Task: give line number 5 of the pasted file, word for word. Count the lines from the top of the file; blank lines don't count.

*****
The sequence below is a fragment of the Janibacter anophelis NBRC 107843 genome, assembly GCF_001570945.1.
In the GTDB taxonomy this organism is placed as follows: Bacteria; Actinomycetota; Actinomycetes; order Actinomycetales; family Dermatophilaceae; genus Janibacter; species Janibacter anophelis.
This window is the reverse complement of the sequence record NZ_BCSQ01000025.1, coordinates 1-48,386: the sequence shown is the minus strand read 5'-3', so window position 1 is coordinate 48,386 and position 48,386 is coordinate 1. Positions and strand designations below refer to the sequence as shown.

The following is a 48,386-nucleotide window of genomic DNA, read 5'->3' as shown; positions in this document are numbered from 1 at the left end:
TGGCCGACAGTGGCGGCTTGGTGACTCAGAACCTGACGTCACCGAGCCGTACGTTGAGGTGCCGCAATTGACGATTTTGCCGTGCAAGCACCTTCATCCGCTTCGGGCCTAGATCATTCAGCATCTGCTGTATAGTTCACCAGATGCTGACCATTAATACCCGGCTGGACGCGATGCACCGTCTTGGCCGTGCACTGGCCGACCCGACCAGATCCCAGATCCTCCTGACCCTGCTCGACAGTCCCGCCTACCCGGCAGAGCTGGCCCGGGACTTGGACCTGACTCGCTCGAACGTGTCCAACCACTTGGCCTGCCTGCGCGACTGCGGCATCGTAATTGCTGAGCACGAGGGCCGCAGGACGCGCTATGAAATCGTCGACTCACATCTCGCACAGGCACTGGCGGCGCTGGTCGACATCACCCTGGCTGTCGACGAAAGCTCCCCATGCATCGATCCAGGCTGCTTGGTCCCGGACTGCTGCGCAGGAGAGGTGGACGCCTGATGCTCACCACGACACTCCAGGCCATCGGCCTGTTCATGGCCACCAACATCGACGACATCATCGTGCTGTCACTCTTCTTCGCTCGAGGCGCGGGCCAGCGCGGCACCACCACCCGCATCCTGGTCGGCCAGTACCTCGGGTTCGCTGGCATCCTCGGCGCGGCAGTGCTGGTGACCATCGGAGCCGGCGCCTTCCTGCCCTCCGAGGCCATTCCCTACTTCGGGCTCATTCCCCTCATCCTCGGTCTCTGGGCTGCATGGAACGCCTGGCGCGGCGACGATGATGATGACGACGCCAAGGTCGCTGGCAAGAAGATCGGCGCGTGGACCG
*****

TGGCCGACAGTGGCGGCTTGGTGACTCAGAACCTGACGTCACCGAGCCGTACGTTGAGGTGCCGCAATTGACGATTTTGCCGTGCAAGCACCTTCATCCGCTTCGGGCCTAGATCATTCAGCATCTGCTGTATAGTTCACCAGATGCTGACCATTAATACCCGGCTGGACGCGATGCACCGTCTTGGCCGTGCACTGGCCGACCCGACCAGATCCCAGATCCTCCTGACCCTGCTCGACAGTCCCGCCTACCCGGCAGAGCTGGCCCGGGACTTGGACCTGACTCGCTCGAACGTGTCCAACCACTTGGCCTGCCTGCGCGACTGCGGCATCGTAATTGCTGAGCACGAGGGCCGCAGGACGCGCTATGAAATCGTCGACTCACATCTCGCACAGGCACTGGCGGCGCTGGTCGACATCACCCTGGCTGTCGACGAAAGCTCCCCATGCATCGATCCAGGCTGCTTGGTCCCGGACTGCTGCGCAGGAGAGGTGGACGCCTGATGCTCACCACGACACTCCAGGCCATCGGCCTGTTCATGGCCACCAACATCGACGACATCATCGTGCTGTCACTCTTCTTCGCTCGAGGCGCGGGCCAGCGCGGCACCACCACCCGCATCCTGGTCGGCCAGTACCTCGGGTTCGCTGGCATCCTCGGCGCGGCAGTGCTGGTGACCATCGGAGCCGGCGCCTTCCTGCCCTCCGAGGCCATTCCCTACTTCGGGCTCATTCCCCTCATCCTCGGTCTCTGGGCTGCATGGAACGCCTGGCGCGGCGACGATGATGATGACGACGCCAAGGTCGCTGGCAAGAAGATCGGCGCGTGGACCG